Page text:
7:00 am
Fri May 10, 2013

How-To Festival Preview: A Life By The Books

Credit Shutterstock.com

For more than 40  years, I’ve been reading books professionally, as a frequent critic and later as book editor of the state’s largest newspaper. In those roles, I have had a ringside seat to observe some of the best books to be published in the last half of the 20th century—as well as a lot of the less-than-great books during that period. When you comb through thousands of books every year, you have a challenge. What, if any, of these shall I read? How will I find the time?

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Arts and Humanities
6:45 pm
Thu May 9, 2013

Listen | 'The Great Gatsby,' F. Scott Fitzgerald and Louisville

F. Scott Fitzgerald in Louisville in 1918.

On the eve of the release of a new Great Gatsby film, WFPL's Jonathan Bastian hosted a news special on the film looking at the city's role in the great novel. Veteran Louisville journalist Keith Runyon discussed what Louisville would have been like when F. Scott Fitzgerald was in town and WFPL arts reporter Erin Keane went in search of a Louisville house connected to the novel. Later, Keane, Jonathan and The Courier-Journal's Matt Frassica discussed more about the novel.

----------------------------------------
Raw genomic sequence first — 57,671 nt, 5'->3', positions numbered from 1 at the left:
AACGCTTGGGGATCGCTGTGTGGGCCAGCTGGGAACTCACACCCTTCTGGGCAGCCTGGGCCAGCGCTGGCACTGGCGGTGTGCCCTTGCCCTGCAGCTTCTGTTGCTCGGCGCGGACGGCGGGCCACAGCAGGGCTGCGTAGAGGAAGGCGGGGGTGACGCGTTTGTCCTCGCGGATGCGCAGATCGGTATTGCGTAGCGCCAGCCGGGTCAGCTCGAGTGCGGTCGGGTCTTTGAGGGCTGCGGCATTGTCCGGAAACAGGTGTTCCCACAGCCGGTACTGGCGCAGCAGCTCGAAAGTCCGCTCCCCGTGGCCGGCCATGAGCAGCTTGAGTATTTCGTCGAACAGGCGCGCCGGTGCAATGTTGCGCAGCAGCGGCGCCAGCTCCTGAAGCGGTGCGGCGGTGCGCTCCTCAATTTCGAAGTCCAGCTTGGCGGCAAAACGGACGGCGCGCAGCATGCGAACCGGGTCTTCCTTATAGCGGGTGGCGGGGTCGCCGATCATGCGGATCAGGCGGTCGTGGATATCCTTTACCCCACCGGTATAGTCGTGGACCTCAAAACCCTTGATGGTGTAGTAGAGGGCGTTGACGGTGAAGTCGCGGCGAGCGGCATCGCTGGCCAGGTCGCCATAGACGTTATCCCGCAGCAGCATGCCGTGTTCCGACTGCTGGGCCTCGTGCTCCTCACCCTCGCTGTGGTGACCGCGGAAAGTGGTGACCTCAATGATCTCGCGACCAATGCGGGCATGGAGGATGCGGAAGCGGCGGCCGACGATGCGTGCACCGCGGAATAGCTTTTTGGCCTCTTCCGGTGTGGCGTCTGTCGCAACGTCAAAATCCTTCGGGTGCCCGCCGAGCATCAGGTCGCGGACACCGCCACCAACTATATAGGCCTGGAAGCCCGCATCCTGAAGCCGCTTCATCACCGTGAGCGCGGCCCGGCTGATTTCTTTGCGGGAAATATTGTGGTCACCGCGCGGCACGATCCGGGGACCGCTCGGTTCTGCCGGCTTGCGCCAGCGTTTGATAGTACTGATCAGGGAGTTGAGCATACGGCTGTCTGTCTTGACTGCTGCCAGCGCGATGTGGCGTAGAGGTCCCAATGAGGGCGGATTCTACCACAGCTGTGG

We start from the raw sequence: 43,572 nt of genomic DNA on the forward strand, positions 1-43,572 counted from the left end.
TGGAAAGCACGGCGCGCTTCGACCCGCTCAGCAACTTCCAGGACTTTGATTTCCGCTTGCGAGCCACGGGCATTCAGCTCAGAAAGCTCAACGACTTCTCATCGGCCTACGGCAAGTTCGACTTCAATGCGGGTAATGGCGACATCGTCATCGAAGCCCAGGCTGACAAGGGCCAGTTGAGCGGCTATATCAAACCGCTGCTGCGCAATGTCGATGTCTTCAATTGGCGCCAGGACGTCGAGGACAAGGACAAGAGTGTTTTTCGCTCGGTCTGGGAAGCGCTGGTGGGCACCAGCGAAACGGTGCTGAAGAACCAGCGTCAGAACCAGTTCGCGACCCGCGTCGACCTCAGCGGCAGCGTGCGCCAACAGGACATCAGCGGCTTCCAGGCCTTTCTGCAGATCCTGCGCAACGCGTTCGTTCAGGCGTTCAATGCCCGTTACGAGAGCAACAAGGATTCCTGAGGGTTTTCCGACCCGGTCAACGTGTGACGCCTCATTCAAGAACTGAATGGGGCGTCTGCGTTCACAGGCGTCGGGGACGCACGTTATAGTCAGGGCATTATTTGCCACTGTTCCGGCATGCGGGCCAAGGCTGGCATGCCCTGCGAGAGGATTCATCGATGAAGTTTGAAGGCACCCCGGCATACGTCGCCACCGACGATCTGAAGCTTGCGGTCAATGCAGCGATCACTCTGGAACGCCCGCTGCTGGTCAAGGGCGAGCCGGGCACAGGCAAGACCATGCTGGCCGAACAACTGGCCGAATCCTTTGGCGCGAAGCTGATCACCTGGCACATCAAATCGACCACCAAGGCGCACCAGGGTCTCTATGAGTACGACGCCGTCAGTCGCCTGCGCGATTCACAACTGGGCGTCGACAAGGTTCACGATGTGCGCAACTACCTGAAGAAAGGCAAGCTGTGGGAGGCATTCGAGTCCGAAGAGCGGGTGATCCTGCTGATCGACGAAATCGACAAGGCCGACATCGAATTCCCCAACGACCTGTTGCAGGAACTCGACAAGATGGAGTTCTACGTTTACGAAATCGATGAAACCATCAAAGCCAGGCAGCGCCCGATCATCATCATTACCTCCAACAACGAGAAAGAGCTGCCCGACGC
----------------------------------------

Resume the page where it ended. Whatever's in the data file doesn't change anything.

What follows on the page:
Listen below:

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Politics
5:45 pm
Thu May 9, 2013

Senator Mitch McConnell Questions Governor's Decision to Expand Medicaid

Senator Mitch McConnell, R-Ky.,
Credit U.S. Senate

Senate Republican Leader Mitch McConnell questioned Kentucky Governor Steve Beshear's long-awaited decision to expand Medicaid coverage under the president's health care law, arguing it will expose Kentuckians to increasing costs.

As Kentucky Public Radio's Kenny Colston reports, Beshear, a Democrat, announced the state's Medicaid program will extend coverage to over 300,000 Kentuckians under the Affordable Care Act or what opponents calls Obamacare.

This means the state's Medicaid rolls will extend to more low-income and poor people who are below 138 percent of the federal poverty line.

The governor called it the right thing to do, and the decision was praised by fellow Democrats and health advocacy groups.

However, Kentucky's senior senator warned the extension will be costly for residents and hurt small businesses.

"Given Kentucky’s struggles to finance its current Medicaid program and the uncertainty of future federal funding, I am surprised the governor would make this decision to further implement Obamacare and expose the commonwealth’s taxpayers to more open ended expenses they cannot afford," McConnell said in a statement.